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  32. Super Linguistics: an introduction.Pritty Patel-Grosz, Salvador Mascarenhas, Emmanuel Chemla & Philippe Schlenker - 2023 - Linguistics and Philosophy Super Linguistics Special Issue.
    We argue that formal linguistic theory, properly extended, can provide a unifying framework for diverse phenomena beyond traditional linguistic objects. We display applications to pictorial meanings, visual narratives, music, dance, animal communication, and, more abstractly, to logical and non-logical concepts in the ‘language of thought’ and reasoning. In many of these cases, a careful analysis reveals that classic linguistic notions are pervasive across these domains, such as for instance the constituency (or grouping) core principle of syntax, the (...)
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  33. Linguistic intuition and calibration.Jeffrey Maynes - 2012 - Linguistics and Philosophy 35 (5):443-460.
    Linguists, particularly in the generative tradition, commonly rely upon intuitions about sentences as a key source of evidence for their theories. While widespread, this methodology has also been controversial. In this paper, I develop a positive account of linguistic intuition, and defend its role in linguistic inquiry. Intuitions qualify as evidence as form of linguistic behavior, which, since it is partially caused by linguistic competence (the object of investigation), can be used to study this competence. I (...)
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  34. Modular Distance Learning: Perceived Challenges and Strategies of Secondary Science Teachers in Mandaon District, Masbate, Philippines.Erdee Cajurao, John Carlo Mortel, Maria Shiela Maglente, Jeralin Dumaguin, Virgie Paloma, Calyn Rios & Mark Alvin Rivas - 2023 - International Journal of Multidisciplinary: Applied Business and Education Research 4 (6):2023-2037.
    This study aimed to examine the challenges encountered by science teachers in implementing modular distance learning and the coping strategies they employed to address these challenges. Using a mixed-method research approach, data were collected through a survey of thirty-eight Junior High School science teachers in Mandaon District in Masbate, Philippines. Findings revealed that the implementation of modular distance learning presented various challenges, including technical problems, distribution and retrieval difficulties, student utilization issues, and unreliable assessment results. To cope with (...)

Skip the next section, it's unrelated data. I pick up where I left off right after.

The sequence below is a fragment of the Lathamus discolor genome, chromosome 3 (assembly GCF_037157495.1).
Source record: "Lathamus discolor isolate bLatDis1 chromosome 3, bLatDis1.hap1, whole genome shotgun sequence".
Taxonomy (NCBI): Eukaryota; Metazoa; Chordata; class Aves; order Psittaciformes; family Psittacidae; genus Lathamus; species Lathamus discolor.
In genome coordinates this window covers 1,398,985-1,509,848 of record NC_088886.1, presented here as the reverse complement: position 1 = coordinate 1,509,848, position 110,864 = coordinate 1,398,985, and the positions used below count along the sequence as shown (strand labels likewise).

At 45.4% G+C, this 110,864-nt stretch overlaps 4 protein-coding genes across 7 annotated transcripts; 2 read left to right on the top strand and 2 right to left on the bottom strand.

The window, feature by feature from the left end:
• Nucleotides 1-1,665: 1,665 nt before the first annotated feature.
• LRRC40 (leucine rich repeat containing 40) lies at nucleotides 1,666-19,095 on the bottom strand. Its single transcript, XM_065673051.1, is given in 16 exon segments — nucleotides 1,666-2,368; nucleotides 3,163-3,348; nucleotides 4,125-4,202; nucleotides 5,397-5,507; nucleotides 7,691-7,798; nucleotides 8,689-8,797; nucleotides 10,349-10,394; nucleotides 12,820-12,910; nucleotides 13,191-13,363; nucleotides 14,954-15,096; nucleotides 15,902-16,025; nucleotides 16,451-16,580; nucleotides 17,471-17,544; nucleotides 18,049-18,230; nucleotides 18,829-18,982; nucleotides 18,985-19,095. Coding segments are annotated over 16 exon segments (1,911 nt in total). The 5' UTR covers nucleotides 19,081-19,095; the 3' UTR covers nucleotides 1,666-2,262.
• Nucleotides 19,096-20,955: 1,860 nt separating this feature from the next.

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  35. Linguistic Interventions and Transformative Communicative Disruption.Rachel Katharine Sterken - 2019 - In Alexis Burgess, Herman Cappelen & David Plunkett (eds.), Conceptual Engineering and Conceptual Ethics. New York, USA: Oxford University Press. pp. 417-434.
    What words we use, and what meanings they have, is important. We shouldn't use slurs; we should use 'rape' to include spousal rape (for centuries we didn’t); we should have a word which picks out the sexual harassment suffered by people in the workplace and elsewhere (for centuries we didn’t). Sometimes we need to change the word-meaning pairs in circulation, either by getting rid of the pair completely (slurs), changing the meaning (as we did with 'rape'), or adding brand new (...)
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  36. Logico-linguistic papers.Peter Frederick Strawson - 1974 - Burlington, VT: Ashgate.
    This reissue of his collection of early essays, Logico-Linguistic Papers, is published with a brand new introduction by Professor Strawson but, apart from minor ...
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  37. Linguistic Skepticism in the Daodejing and its Relation to Moral Skepticism.Silver Er - unknown
    Being a widely translated piece of work, the Daodejing becomes vulnerable to 'translation errors', which fail to bring across the nuances in certain parts of the text. This thus leads to the existing argument that the Daodejing seems to portray some form of linguistic skepticism, through the presence of differing interpretations of the Dao and the moral truth of wuwei (无为) (non-action). Furthermore, given that the text is widely used as a moral guide, there is a problem. It now (...)
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  38. The Linguistic Determination of Conscious Thought Contents.Agustín Vicente & Marta Jorba - 2017 - Noûs (3):737-759.